explained that Milan wasn’t here.  “So what?  We are.  How many times am I going to

spend New Year’s like this?”

            “Let me know when you want to go,” said Joe.

            “Try the duck.  The ribs are so tender the meat falls off the bone.”  Marie was in

overdrive.  Her fear was that she might not have room for the blueberry cheesecake at

the end of the table.  Joe found a quiet corner away from the smokers and the band

and sat on one of the white folding chairs nursing a bottle of imported beer.  He was

uncomfortable wearing the tuxedo.  The collar became tighter by the minute.  He

noticed a glass doorway that led to the brick patio.  A cool breeze greeted Joe as he

stepped out, and he enjoyed the view.  He had heard that Milan had paid $250,000 for

the home.  The brick patio ran the length of the yard.  There were apple, cherry, lemon,

orange, and peach trees on the left side.  The lawn was in the middle, and to the right

was a gazebo with a hot tub surrounded by jasmine plants filling the air with their

fragrance.  Hawaiian torches made of bamboo with metal canisters on top filled with oil

flickered in the breeze.  Joe unbuttoned his collar and felt the steam escape. 

Joe remembered Milan's description of the mansion as a hunting lodge for big

game hunters who stalked the young, tender, female of the species.  The master

bedroom had a seven-foot round bed on a pedestal that slowly rotated.  The stereo

system had speakers in each corner creating surround sound.  To the left of the bed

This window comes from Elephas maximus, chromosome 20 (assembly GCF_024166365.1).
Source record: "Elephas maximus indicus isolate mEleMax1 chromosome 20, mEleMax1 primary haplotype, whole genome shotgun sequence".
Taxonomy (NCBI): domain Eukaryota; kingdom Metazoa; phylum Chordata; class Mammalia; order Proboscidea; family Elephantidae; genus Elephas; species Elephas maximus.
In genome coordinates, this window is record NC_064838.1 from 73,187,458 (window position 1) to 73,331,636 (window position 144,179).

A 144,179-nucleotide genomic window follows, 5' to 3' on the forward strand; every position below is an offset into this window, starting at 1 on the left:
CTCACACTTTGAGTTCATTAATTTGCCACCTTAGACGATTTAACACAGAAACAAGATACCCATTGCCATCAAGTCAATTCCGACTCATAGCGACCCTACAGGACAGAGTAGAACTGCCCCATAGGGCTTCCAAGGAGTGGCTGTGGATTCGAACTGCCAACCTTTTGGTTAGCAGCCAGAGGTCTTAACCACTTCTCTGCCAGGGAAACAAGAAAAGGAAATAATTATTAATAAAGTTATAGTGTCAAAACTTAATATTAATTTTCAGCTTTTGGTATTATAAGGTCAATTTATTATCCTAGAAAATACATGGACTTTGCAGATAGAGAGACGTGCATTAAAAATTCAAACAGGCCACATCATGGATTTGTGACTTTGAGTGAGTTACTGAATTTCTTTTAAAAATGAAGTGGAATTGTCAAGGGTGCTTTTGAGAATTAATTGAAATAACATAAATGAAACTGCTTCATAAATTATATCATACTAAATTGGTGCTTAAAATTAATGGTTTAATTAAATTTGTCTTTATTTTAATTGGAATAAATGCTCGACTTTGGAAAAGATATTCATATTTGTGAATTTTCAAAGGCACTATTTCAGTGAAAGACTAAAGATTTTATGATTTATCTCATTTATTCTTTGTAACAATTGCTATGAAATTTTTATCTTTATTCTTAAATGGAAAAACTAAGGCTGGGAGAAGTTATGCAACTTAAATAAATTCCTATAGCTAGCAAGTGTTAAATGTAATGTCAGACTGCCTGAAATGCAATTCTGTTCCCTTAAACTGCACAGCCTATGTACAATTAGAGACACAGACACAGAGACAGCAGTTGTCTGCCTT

was a sunken hot tub with a Jacuzzi.  Milan referred to the master bedroom as Cape

Canaveral, where two lovers could escape gravity and touch the stars.  Joe fantasized

being single again, but his Catholic guardian angel tapped him on the shoulder. Joe

was distracted by the smell of cigarette smoke and he turned.

 “Great view,” said the smoker.

 “Yeah.”  Joe turned to avoid the smell and continued admiring the view.

“It’s too God damn noisy in there.”  The smoker unbuttoned his collar and

removed his black tie.  “I hate these damn suits.  I see you agree.”

              “Yeah.  I only wear a tie three times a year: Christmas, Easter and my wife’s

anniversary.”

            “It’s no longer your anniversary.”  They laughed.   He noticed Joe was avoiding

him because of the smoke so he extinguished the cigar in his glass of champagne.

            “My name is Ron De Luca.  I’m Milan’s CPA.”

            Joe turned and said, “I’m Joe Steckle. Glad to meet you, Ron.”

“Milan spoke of you.  I thought that you would be an older man to have achieved